FIG. 10 is cutaway view of base module 102 and base stand module 103 illustrating locking member 1001 and push tab 604 on cantilever snap member 702 on base stand module 103 and a locking aperture in base module 102. Locking member 1001 has an angled top surface which provides fuller engagement when telephone base 100 is in a desktop position upon downward force being applied to the top of telephone base 100. Note that the angle is upward from base stand module 103 to the front of locking member 1001. Further note that locking aperture 602 has a similar angle matching that of locking member 1001. Additionally, locking member 1001 has an angled rib on its lower surface which is angled down from base stand module 103 to the front end of the rib. It is these unique angled elements namely, locking member 1001 and aperture 602 that provide greater engagement of the locking mechanism when in the desktop position.

FIG. 11 is an exploded perspective view of base module 102 and base stand module 103 illustrating pivot element 1101 and a locking member 1103 on base stand module 103 and pivot point 1102 and a locking aperture 1104 into which locking member 1103 would be inserted when base stand module 103 and base module 102 are arranged in a desktop mount position. The base module 102 then would rotate about pivot element 1101 in order to be indexed to any of the desired inclined positions.

FIG. 12 is a perspective view of telephone base 100 illustrating base stand module 103 being rotated and interconnected with base module 102 in the wall mount position.

FIG. 13 is a left side view of telephone base 100 with base stand 103 mounted on a wall and base module 102 connected to it in the wall mount position.

FIG. 14 is bottom view of telephone base 100 mounted on the wall. Not shown in FIG. 14 are locking members on each of cantilever snap members 701 and 702 which are inserted into corresponding locking apertures in base module 102 at its front end.

FIG. 15 is a cutaway exploded front view of base module 102 and telephone stand module 103 illustrating locking member 1001, push tab member 604 on base stand module 103 and locking aperture 1502 on base module 102 as illustrated when locking member 1001 is inserted into locking aperture 1502, push tab member 604 will engage the front lower edge of base module 102 and thereby lock base stand module 103 and base module 102 in the wall mount position. This locking arrangement is further illustrated in FIG. 16 which is a cutaway exploded view of telephone base 100 and illustrating the locking mechanism provided by push tab member 604 on cantilever snap member 702 on base stand module 103 and with locking member 1001 inserted in locking aperture 1502 in base module 102. Again, note that the downward angle on locking member 1001 and the corresponding angle in locking aperture 1502 provide fuller engagement of the locking mechanism to a pulling force when base module 102 and base stand module are arranged in the wall mount position.

FIG. 17 is a cutaway rear view of telephone base 100 showing the wall mount position of base module 102 and base stand module 103. Also shown is that locking member 1103 is inserted into one of locking apertures 602 in base module 102.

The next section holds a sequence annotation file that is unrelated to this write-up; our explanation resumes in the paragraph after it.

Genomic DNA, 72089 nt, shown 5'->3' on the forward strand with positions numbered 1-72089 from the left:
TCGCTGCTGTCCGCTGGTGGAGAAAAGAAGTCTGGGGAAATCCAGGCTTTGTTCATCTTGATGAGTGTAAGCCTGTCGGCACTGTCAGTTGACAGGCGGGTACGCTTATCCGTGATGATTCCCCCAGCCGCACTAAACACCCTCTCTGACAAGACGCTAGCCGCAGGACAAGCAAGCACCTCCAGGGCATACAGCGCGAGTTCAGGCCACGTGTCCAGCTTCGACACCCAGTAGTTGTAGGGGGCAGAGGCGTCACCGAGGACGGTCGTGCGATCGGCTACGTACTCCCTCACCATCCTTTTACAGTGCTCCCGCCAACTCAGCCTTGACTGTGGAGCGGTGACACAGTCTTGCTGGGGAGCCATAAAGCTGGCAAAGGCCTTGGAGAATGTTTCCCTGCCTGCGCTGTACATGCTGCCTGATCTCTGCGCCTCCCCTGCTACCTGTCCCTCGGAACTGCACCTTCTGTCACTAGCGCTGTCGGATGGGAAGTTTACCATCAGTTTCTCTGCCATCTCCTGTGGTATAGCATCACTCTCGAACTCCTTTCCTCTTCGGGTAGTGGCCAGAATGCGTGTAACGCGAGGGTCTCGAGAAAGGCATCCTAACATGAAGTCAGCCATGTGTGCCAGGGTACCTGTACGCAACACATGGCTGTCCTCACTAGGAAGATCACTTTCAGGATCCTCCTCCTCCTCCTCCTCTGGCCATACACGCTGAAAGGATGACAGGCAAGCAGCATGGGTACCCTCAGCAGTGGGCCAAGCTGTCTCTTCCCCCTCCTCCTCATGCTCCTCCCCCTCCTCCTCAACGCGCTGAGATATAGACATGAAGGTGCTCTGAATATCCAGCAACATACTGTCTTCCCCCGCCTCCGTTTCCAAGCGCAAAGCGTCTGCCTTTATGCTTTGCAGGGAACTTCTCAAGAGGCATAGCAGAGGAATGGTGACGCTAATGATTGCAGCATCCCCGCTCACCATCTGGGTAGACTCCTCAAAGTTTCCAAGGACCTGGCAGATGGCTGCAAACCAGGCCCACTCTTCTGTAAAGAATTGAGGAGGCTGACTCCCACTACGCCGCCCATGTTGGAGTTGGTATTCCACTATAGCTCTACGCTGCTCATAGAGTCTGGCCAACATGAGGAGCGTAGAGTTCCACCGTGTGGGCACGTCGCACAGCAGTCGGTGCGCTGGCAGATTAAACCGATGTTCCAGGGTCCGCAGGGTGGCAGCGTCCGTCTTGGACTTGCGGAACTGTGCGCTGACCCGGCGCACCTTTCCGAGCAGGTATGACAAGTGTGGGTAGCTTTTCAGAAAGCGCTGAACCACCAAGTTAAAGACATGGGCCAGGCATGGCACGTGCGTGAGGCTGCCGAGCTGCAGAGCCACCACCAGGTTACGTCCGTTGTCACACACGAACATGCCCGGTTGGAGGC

Note that in both FIGS. 16 and 17 only one side of telephone base 100 is illustrated. It will be apparent to those skilled in the art that an identical locking arrangement is provided on the other side of telephone base 100 including similar elements as illustrated in both FIGS. 16 and 17.

It should also be noted that all the elements for positioning the telephone base in either the inclined desktop positions or the wall mount position and for locking base module 102 to base stand module 103 are integrally molded into base module 102 and base stand module 103.

Patent Citations
Cited PatentFiling datePublication dateApplicantTitle
US4797916 *13 Nov 198710 Jan 1989Uniden Corporation Of AmericaTelephone handset cradle mounting
US5187743 *23 Jan 199216 Feb 1993Northern Telecom LimitedTelephone base with a display unit
US5276986 *19 Nov 199111 Jan 1994Thomas Joseph PCombination of a communication device and a display device
Referenced by
Citing PatentFiling datePublication dateApplicantTitle
US6038314 *23 Feb 199814 Mar 2000Nortel Networks CorporationPlug-in accessories
US6091814 *9 Apr 199818 Jul 2000Nortel Networks CorporationStiffening elements for a polymeric telephone base
US6445793 *1 Oct 19993 Sep 2002Cisco Technology, Inc.Adjustable telephone system and method
US6453046 *24 Jul 199817 Sep 2002Lucent Technologies Inc.Extendible feet and baseplate for telephone and other electronic devices
US7130417 *21 Jun 199931 Oct 2006Teledex CorporationTelephone-coupled device for internet access
US71865674 Nov 20056 Mar 2007Science Applications International CorporationDevice and method for detection and identification of biological agents
US76197398 Jul 200317 Nov 2009Science Applications International CorporationInterfering coherent beams within a polymerizable polymer-dispersed liquid crystal material to form a polymerized hologram containing liquid crystals within a polymer matrix; extracting the liquid crystals from the polymer matrix to form pores; chemically activating, attaching a detector molecule
Classifications
U.S. Classification379/435, 379/428.04, 379/428.03
International ClassificationH04M1/12, H04M1/02
Cooperative ClassificationH04M1/0297, H04M1/02
European ClassificationH04M1/02, H04M1/02W